I’ve always found carnivorous plants fascinating. The idea of a plant, which so many other creatures on the planet use for food, that actually sets out bait and traps insects to consume is like something out of a science fiction novel. Seymour may be famous but the Drummond’s Pitcher plant with it’s three inch red flowers is certainly prettier.
Drummond’s Pitcher Plant is native to Atlantic coastal regions ranging from Virginia to Florida. It is believed to have been included among the first of America’s plants to be recognized in print. Explorer John Henry Bauhin published a plant history in Switzerland in 1650. The current scientific name didn’t come until later.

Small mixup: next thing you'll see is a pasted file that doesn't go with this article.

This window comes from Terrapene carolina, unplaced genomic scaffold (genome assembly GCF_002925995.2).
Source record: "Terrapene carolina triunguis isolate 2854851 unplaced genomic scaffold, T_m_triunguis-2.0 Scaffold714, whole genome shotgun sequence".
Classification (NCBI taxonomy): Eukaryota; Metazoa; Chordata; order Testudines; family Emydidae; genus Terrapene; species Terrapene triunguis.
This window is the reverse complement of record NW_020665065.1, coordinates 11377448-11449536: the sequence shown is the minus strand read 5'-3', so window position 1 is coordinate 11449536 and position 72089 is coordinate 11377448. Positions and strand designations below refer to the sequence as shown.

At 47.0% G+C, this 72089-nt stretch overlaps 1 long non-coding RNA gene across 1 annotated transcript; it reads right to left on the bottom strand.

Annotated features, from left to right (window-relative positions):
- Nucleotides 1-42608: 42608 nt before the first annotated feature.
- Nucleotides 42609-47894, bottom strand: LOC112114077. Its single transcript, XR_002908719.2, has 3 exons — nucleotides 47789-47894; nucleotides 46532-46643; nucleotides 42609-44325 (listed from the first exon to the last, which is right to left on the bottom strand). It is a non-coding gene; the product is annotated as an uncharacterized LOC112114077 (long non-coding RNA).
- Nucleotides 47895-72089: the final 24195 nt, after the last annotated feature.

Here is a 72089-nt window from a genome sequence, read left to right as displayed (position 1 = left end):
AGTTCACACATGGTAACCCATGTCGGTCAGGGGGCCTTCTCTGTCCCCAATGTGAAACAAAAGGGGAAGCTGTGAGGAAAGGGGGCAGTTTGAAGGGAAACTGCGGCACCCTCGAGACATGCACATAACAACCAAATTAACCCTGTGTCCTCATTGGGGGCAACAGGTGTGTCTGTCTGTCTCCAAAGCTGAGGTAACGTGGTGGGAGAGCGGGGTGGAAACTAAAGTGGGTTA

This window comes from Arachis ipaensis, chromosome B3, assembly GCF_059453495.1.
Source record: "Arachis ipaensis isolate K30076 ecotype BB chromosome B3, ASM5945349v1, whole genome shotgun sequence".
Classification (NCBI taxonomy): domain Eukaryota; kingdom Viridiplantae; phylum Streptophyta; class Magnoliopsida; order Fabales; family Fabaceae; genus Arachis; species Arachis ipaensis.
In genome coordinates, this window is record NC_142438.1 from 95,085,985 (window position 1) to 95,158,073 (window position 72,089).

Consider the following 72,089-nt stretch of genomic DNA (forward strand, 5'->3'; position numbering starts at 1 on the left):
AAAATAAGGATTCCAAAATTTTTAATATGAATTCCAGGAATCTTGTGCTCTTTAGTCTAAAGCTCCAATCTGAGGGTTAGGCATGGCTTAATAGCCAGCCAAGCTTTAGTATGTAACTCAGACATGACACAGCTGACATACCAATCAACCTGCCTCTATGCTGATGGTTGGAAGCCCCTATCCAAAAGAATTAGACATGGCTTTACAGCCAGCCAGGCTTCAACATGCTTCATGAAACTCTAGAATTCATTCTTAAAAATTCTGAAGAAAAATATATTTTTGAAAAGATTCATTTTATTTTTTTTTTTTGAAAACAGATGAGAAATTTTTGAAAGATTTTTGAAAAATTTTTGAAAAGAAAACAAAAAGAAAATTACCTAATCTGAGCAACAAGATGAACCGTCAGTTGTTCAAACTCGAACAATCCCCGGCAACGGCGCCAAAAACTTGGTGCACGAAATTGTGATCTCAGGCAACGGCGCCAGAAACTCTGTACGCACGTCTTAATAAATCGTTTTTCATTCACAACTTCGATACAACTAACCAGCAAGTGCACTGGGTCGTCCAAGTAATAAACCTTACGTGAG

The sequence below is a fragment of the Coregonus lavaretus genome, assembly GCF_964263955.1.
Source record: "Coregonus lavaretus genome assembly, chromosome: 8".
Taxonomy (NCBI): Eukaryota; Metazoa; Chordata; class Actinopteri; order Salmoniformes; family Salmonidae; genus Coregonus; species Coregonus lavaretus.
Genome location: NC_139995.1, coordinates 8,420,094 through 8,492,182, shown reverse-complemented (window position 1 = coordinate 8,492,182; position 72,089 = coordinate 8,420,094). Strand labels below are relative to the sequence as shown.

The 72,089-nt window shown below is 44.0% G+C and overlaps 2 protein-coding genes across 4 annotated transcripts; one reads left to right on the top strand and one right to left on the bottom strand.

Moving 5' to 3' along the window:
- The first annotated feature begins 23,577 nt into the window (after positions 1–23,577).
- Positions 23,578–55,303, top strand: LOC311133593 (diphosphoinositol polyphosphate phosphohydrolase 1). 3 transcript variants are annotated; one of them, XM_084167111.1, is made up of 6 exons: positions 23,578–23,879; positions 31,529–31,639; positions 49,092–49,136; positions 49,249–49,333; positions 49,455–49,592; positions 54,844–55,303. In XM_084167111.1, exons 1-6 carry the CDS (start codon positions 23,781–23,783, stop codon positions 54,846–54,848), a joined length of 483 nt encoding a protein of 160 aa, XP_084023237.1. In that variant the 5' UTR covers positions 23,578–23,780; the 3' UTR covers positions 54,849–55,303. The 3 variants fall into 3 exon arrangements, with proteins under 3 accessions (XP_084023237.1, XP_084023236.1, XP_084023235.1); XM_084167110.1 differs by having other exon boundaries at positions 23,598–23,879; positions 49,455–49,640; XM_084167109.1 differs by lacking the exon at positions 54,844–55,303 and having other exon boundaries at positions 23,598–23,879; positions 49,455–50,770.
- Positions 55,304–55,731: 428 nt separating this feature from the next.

The Drummond’s Pitcher plant was one of many plant images showcased in The Native Flowers and Ferns of the United States. It is a chromolithograph selected by the author Thomas Meehan for his 1880 book. Unfortunately, he did not credit a particular illustrator for creating this colorful botanical print.
This image is copyright free and in the public domain anywhere that extends copyrights 70 years after death or at least 120 years after publication when the original illustrator is unknown.